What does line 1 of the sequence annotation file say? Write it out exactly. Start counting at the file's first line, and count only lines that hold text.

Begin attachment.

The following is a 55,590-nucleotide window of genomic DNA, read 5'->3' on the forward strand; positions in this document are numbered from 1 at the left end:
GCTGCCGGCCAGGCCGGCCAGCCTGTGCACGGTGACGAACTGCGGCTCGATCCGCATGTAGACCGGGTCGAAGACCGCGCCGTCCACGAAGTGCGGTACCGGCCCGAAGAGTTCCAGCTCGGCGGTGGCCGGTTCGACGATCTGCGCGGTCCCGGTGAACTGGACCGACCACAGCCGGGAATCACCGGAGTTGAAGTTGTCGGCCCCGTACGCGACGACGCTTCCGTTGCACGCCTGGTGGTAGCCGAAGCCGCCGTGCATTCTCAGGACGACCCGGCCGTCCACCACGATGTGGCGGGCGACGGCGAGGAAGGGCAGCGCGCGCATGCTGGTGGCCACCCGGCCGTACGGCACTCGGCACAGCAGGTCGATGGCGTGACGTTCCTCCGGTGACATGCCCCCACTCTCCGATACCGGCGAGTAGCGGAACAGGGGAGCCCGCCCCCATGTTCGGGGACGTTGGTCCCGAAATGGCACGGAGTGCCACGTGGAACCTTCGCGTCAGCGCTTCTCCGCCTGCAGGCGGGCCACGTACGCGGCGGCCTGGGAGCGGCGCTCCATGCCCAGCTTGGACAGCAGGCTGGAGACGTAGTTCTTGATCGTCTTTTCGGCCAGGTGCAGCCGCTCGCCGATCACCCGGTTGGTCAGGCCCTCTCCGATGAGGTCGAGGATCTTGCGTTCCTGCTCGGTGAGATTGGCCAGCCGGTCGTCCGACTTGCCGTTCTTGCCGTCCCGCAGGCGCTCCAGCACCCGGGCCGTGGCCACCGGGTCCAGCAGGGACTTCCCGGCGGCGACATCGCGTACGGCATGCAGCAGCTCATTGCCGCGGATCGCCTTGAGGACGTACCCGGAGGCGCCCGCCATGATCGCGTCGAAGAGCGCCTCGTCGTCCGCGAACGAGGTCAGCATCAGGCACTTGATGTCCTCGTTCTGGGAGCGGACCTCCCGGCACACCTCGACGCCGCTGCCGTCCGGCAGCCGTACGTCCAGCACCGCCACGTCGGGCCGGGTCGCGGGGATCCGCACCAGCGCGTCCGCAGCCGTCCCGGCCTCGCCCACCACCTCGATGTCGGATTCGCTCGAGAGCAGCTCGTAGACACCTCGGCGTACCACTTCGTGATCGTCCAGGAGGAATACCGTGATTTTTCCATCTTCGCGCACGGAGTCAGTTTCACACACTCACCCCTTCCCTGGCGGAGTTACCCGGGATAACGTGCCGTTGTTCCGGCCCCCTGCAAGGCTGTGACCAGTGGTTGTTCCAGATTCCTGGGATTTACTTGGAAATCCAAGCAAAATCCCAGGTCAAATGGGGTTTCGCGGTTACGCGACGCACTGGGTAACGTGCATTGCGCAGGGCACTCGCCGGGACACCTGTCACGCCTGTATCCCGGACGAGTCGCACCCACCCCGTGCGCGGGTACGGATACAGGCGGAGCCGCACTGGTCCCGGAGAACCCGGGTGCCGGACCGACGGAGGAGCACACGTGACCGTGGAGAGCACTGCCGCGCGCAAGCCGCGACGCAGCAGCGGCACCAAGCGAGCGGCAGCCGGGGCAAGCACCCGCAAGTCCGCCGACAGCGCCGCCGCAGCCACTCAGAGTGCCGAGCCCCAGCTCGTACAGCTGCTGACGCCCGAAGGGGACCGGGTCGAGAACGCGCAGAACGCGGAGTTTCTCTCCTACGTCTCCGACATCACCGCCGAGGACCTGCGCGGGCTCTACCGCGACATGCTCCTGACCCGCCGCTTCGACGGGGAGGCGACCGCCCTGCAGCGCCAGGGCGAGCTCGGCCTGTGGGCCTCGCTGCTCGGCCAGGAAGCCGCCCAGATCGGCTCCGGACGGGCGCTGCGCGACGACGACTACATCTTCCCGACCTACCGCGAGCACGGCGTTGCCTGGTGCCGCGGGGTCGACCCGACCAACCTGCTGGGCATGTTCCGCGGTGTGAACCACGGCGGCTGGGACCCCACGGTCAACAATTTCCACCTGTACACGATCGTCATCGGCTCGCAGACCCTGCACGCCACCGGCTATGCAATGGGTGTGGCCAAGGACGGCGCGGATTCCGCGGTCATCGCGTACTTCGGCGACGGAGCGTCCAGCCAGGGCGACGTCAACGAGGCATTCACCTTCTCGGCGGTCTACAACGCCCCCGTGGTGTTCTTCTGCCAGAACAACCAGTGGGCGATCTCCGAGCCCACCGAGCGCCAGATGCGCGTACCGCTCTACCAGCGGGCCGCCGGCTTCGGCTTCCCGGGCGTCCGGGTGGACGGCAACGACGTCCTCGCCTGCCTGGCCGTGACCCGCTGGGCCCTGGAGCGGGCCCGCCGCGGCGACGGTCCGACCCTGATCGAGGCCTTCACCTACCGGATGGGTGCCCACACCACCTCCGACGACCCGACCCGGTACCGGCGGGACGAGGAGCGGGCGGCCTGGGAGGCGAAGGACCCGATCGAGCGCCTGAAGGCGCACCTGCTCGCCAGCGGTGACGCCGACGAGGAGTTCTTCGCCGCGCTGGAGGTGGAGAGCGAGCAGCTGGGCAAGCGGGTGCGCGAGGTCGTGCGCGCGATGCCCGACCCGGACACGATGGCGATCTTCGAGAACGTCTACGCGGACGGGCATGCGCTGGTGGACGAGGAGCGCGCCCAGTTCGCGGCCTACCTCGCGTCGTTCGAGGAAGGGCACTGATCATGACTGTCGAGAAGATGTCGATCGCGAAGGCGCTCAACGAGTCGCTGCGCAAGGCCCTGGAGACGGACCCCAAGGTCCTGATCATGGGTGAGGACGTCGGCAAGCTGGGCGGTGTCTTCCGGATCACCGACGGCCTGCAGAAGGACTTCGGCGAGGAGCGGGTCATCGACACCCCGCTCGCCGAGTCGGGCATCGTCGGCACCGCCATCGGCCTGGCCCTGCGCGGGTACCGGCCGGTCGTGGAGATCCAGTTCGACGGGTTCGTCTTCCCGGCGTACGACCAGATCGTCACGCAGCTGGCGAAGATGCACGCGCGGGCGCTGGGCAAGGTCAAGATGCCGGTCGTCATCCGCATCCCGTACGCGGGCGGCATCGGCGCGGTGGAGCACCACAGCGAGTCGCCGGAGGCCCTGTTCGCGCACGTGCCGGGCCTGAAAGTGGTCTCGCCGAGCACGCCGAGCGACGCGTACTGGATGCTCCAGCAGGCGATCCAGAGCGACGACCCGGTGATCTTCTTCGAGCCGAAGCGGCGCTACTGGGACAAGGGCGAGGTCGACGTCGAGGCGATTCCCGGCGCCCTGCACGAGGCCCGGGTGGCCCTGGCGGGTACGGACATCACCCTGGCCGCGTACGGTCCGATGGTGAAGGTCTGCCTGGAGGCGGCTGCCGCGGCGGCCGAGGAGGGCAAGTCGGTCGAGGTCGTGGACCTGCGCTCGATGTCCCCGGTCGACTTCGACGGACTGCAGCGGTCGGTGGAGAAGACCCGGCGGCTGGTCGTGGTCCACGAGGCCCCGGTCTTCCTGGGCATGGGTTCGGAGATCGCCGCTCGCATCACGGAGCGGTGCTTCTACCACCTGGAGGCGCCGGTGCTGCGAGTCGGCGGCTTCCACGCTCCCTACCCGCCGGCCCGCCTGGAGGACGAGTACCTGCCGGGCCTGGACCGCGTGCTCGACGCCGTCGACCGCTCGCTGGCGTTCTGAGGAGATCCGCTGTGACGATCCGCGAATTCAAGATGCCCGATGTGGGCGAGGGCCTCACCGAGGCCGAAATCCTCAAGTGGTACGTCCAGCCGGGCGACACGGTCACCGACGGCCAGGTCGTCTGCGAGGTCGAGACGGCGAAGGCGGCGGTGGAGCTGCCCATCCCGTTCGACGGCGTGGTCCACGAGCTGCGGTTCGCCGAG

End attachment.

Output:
The following is a 55,590-nucleotide window of genomic DNA, read 5'->3' on the forward strand; positions in this document are numbered from 1 at the left end: